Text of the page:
Journalist Claims Michael Keenan's Office Tipped Off Media About AFP Raids On AWU
Keenan's office denies any involvement.
BuzzFeed News has spoken to a journalist who claims they received a tip-off from then justice minister Michael Keenan's office ahead of the Australian Federal Police raids on the Australian Workers' Union last year.
Speaking to BuzzFeed News on the condition of anonymity, the journalist said their TV newsroom received a phone call from Keenan's office on the afternoon of Tuesday, 24 October, 2017, an hour or so before the raids.
The caller identified themselves by name to the newsroom and specifically said they were phoning from Keenan's office to make sure there would be cameras outside the union offices.
"When he rang our newsroom he identified himself as [name redacted] from Michael Keenan's office," the journalist said.
Keenan's staff member passed on the location and time that the AFP search warrants were being conducted later that afternoon on the AWU's Sydney and Melbourne offices.
The staffer also pointed out that the union in question used to be run by Labor leader Bill Shorten.
The alleged tip-off is similar to calls made by the former senior media adviser of employment minister Michaelia Cash. The adviser resigned after BuzzFeed News revealed he informed at least two media organisations of the raids.
A spokesperson for Keenan told BuzzFeed News: "Neither the minister or anyone in his office informed media outlets prior to the execution of search warrants".
Keenan confirmed last year that he was advised by the AFP prior to the search warrants being executed at the two union offices.
"The AFP advised my office of the intention to execute search warrants immediately prior to them being executed, as is usual practice," Keenan said.
As justice minister he was in charge of the AFP, and under the AFP's national guidelines they are required to inform him when they're referred politically sensitive matters. The AWU raid was referred to the AFP by the Registered Organisations Committee.
"Again, in line with usual practice, my office briefed the prime minister's office as the search warrants were being executed," Keenan said.
The journalist speaking to BuzzFeed News claimed the information from Keenan's office was relayed to its other bureaus, which sent cameras and reporters directly to Sussex Street in Sydney and the Spencer Street office in Melbourne.
The journalist said they weren't sure if Keenan's office called other newsrooms and gave them the same tip.
Keenan is the member for Stirling in Perth. After the creation in December of the mega-department of Home Affairs headed up by Peter Dutton, Keenan was reshuffled out of justice into to the human services portfolio.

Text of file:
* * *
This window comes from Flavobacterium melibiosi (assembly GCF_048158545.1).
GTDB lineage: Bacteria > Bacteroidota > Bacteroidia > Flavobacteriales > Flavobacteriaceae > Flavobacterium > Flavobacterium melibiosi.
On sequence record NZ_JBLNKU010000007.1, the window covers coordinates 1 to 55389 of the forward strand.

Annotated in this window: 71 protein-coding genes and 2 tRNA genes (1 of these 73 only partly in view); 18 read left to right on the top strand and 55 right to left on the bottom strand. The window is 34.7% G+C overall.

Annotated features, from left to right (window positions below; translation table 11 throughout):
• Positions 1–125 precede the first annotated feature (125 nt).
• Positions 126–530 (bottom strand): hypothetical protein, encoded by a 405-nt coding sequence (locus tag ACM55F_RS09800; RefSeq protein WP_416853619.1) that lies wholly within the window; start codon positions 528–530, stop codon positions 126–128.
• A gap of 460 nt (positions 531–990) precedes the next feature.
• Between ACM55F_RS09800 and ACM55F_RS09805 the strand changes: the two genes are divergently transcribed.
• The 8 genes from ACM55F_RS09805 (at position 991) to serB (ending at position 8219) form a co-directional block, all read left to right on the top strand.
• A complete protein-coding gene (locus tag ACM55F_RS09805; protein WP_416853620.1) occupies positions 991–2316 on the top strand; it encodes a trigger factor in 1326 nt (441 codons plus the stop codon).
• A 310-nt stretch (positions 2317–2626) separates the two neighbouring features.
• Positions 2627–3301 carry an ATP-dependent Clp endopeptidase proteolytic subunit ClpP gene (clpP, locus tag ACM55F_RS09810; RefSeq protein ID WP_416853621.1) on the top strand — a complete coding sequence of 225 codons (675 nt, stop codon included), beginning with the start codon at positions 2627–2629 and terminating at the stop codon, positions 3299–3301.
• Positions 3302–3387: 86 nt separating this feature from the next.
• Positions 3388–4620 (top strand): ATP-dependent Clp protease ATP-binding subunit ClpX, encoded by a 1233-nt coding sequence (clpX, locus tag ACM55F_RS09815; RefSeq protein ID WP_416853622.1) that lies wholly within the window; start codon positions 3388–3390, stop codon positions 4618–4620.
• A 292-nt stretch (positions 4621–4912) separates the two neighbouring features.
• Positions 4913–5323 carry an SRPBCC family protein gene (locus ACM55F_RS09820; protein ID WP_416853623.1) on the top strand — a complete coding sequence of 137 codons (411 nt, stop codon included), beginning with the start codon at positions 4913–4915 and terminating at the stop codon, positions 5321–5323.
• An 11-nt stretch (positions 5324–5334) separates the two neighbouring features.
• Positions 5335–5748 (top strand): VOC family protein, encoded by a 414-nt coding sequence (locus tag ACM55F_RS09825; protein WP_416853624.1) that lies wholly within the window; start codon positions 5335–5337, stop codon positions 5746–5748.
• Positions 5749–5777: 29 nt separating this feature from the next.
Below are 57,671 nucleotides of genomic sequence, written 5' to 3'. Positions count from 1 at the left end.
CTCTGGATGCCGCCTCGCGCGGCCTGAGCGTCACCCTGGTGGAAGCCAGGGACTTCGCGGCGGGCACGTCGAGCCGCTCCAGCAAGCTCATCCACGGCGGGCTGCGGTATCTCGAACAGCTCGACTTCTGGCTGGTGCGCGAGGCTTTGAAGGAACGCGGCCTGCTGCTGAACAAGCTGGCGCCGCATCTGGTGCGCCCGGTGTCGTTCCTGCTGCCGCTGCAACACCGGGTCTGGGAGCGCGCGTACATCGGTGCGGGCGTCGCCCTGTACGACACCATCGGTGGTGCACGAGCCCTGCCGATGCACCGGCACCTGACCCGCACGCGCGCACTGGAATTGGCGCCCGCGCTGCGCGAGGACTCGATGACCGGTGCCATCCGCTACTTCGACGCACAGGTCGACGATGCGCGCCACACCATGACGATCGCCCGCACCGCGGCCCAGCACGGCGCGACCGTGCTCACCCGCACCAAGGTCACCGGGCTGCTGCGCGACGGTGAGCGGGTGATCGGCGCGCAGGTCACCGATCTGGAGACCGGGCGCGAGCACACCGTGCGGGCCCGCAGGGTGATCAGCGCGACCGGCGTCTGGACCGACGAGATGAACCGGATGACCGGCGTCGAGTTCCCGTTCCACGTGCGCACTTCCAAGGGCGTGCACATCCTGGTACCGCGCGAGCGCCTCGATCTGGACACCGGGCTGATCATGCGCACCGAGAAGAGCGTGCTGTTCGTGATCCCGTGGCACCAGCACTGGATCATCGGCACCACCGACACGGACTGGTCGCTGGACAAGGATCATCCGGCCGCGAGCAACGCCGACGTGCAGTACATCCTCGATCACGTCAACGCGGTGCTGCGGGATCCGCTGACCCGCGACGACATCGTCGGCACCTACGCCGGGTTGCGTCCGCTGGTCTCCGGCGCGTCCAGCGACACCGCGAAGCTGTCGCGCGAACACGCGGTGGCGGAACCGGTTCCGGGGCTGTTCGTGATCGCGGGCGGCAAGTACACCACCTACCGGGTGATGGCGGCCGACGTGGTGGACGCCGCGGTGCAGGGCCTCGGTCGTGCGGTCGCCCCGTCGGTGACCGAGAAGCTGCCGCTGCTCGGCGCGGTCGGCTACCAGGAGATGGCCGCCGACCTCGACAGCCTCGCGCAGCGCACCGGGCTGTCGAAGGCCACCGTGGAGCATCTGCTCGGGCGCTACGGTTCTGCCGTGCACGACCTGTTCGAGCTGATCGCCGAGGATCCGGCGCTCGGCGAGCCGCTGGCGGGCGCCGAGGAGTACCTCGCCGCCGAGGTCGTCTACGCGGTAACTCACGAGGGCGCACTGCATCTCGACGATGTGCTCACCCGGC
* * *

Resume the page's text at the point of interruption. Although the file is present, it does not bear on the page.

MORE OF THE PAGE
The 24 October raids were part of an investigation by the Turnbull government–established watchdog, the ROC, into donations made by the AWU over a decade ago when it was led by Shorten.
Camera crews, photographers, and journalists arrived at the AWU office around 4pm, before police.
The AWU said they were informed of the raids by the media, who arrived well in advance of police.
“It was only literally when our officials ran outside the front of the building they noticed a TV scrum formed out the front,” Daniel Walton, the national secretary of the AWU, told BuzzFeed News. “And a number of journos said to us we’re here because the AFP is about to execute a raid on you.
“That news started breaking on TV fairly quickly, then the ROC tried to ring me to tell me the AFP were coming down. I think they panicked when they saw it on TV.
“So despite this meaning to be a big secretively thing, we were told by the journalists before the police arrive."
TV reporters began crossing live into news bulletins from outside the union's Sydney and Melbourne office before police arrived, and continued for hours as the search warrants were executed.
AFP commissioner Andrew Colvin said this week he was concerned that the raids were broadcast live on TV. AFP officers also expressed their surprise to see the media when they arrived at the union offices.
The following day the AFP launched an investigation into who tipped off the media, worried that the leak could have put officers' lives in danger and compromised its investigation.
"We will always be concerned, despite what people sometimes think, about media exposure of police activity; it puts our officers lives in danger ... and we will always be concerned by that," Colvin told Senate Estimates.
Cash has continually refused to say whether any other government staff members leaked information to the media. On Wednesday in Senate Estimates, she refused to say whether she had had conversations with Keenan about the AWU raid, claiming public interest immunity.
It has been 125 days since Cash first claimed public interest immunity and refused to answer questions about the raids.
The AFP has conducted interviews with more than 10 staffers in ministerial offices, but not with ministers. The AFP has also spoken to people from the ROC and the Fair Work Commission. No charges have been laid.
The investigation is ongoing, but Colvin said he hasn't ruled out the possibility that more people, including a police officer, were involved.
The AWU has launched a Federal Court challenge claiming the ROC investigation was politically motivated and invalid, and that the subsequent raids on its offices were unlawful.